A child with dyslexia requires overlearning to achieve mastery. If you are using an Orton-Gillingham reading program, then you will practice this repetition with your child.

Let’s use an example. You are teaching the letter combination ea.

  1. Your child will see a picture of a steak and the child will say “ealong asteak.
  2. Your child will write the ea in the air 3 times while saying it aloud.
  3. Your child will practice at least 3 phonemic activities with the ea 
  4. Your child will arm tap, palm write, write the ea in shaving cream, sand, etc.  
  5. Your child will write 10 words with the ea that you dictate to them (great, break, wear, bear, etc.).
  6. Your child will read a list of words with ea and underline the ea as they read.
  7. Your child will read sentences with the ea.
  8. Your child will read an entire decodable text highlighting the ea.

(This could take 3-4 days of you teaching just this one skill.)

After all this repetition your child will have mastered the concept of ea. When your child continues forward to the next concept in Orton-Gillingham (which is the ar skill), you still will continue to repeat and review the ea.  

So does this sound to you like overlearning? Yes! I know that it does, but all I can say is that it works. Here is an example of teaching a child with dyslexia using an Orton-Gillingham, multisensory approach. Watch this video:

Where Can I Read And Learn More About Dyslexia?

 

You will be able to homeschool your child the best if you do your research. This means learning about dyslexia, what it is and how best to help your child. 

My favorite book to read is: Overcoming Dyslexia by Sally Shaywitz.  

My favorite websites to visit are, The International Dyslexia Association, Reading Rockets, The Yale Center for Dyslexia and Creativity and Understood.org.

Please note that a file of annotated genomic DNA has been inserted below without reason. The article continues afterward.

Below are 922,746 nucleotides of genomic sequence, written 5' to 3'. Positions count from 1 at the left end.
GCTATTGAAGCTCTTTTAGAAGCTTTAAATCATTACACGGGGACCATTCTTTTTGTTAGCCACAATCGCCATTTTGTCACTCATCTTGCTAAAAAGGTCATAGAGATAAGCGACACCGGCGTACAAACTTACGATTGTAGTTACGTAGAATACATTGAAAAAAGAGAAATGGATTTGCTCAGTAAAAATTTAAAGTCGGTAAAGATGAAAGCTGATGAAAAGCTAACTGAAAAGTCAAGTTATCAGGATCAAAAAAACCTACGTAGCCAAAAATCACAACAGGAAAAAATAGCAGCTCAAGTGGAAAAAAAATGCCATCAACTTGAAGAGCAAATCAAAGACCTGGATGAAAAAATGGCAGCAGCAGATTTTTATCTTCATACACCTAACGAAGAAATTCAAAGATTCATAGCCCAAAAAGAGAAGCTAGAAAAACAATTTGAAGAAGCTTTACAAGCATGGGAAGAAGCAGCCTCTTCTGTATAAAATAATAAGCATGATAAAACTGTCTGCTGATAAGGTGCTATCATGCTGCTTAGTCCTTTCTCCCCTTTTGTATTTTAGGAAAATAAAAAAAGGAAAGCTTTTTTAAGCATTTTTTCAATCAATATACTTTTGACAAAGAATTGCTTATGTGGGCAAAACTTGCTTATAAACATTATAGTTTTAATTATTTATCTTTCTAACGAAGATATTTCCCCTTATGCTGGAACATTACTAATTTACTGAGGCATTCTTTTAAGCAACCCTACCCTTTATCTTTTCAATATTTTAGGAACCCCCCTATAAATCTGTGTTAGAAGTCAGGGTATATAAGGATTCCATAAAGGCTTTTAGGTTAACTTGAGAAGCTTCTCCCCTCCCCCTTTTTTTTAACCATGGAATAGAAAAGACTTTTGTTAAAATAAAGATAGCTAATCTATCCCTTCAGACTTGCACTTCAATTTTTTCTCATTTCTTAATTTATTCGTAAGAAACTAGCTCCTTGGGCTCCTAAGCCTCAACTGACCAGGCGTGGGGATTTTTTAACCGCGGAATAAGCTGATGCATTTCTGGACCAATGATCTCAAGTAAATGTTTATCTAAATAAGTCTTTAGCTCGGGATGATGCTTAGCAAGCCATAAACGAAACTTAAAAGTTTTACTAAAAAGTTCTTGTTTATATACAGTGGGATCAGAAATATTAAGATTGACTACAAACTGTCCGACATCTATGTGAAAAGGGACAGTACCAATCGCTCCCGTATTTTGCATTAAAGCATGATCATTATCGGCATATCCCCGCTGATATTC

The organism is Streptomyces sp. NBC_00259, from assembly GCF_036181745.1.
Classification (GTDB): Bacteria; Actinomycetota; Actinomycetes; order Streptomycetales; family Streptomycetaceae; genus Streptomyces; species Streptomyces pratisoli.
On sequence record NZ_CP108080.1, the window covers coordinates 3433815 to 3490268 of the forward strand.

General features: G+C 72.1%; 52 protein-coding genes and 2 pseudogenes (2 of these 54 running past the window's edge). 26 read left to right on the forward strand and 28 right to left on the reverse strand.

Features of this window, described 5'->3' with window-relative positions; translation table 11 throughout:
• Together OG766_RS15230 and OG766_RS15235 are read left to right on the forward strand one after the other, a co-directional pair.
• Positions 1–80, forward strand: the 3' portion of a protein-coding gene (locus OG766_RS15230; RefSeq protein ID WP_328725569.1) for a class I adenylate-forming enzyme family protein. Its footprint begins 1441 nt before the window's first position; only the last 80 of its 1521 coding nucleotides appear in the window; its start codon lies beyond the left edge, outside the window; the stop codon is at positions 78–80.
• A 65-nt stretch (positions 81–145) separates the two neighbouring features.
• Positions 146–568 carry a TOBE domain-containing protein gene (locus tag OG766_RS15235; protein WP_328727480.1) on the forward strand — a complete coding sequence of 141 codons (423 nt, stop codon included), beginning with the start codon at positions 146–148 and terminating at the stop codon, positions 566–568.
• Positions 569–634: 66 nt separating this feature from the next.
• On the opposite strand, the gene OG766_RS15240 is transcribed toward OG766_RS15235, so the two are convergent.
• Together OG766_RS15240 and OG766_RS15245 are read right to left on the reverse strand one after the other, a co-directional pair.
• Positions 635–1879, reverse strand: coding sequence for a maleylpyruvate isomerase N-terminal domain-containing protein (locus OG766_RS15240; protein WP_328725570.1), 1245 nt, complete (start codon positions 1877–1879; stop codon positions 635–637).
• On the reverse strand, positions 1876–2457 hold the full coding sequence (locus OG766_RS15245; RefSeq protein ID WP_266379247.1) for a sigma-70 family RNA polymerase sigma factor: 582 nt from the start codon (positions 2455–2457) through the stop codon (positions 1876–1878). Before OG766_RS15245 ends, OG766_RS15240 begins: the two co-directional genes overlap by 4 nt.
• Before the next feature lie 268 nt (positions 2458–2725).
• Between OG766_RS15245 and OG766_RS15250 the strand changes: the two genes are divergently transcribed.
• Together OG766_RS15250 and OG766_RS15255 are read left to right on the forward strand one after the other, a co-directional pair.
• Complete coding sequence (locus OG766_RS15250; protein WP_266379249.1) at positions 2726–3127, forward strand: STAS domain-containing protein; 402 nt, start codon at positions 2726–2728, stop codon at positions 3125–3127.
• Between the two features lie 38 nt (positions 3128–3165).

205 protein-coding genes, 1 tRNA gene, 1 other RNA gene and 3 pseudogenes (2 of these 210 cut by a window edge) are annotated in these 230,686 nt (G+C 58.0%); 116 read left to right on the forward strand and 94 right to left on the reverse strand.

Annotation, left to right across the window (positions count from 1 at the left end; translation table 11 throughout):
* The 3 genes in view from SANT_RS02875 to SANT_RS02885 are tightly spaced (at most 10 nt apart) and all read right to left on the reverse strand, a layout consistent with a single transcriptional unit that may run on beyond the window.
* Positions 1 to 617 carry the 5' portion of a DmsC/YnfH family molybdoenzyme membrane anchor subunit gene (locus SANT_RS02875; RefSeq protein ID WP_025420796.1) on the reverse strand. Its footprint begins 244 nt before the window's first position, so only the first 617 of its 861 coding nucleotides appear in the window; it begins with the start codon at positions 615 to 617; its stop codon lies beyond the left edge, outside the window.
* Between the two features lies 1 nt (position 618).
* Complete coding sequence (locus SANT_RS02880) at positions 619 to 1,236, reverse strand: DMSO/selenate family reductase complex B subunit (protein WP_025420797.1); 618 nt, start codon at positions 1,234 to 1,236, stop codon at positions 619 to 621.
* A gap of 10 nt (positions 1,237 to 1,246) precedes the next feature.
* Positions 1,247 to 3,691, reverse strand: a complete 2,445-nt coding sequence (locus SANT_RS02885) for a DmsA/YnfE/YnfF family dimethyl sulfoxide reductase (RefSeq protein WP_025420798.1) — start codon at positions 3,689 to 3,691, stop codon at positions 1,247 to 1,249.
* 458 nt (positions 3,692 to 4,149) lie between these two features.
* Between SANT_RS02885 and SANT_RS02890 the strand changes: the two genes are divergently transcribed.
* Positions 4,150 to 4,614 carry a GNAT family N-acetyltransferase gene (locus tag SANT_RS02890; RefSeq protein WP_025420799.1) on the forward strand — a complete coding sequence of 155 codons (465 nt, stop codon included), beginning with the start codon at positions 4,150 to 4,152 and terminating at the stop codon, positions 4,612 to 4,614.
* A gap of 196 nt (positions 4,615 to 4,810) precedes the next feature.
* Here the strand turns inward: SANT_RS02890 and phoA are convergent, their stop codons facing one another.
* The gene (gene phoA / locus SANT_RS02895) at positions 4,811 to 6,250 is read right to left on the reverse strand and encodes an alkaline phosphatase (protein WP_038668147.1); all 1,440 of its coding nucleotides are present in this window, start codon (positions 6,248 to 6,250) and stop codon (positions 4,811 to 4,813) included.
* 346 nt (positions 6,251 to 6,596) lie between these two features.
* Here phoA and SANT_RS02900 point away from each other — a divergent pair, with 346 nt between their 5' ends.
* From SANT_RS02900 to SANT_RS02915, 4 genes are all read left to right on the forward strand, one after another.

Also…if you subscribe to my YouTube Channel, I upload lots of videos and activities that will help you as well when teaching your child at home.

Because children with dyslexia need to learn a different way and need much more individualized attention, practice and repetition, homeschooling is really a wonderful option. 

 

I Have a Resource for you!

Thank you for reading my post today. You might also enjoy reading my previous posts:

How I Help b/d Letter Reversals

10 Telltale Signs of Dyslexia During Home Learning

 

Please don’t leave without checking out the PRIDE Reading Program. The PRIDE Reading Program is an Orton-Gillingham curriculum that is used by teachers, tutors, and homeschooling parents worldwide with great success.

The PRIDE Reading Program

 


Karina Richland, M.A., is the author of the PRIDE Reading Program, a multisensory Orton-Gillingham reading, writing and comprehension curriculum that is available worldwide for parents, tutors, teachers and homeschoolers of struggling readers. Karina has an extensive background in working with students of all ages and various learning modalities. She has spent many years researching learning differences and differentiated teaching practices. You can reach her by email at info@pridereadingprogram.com or visit the website at www.pridereadingprogram.com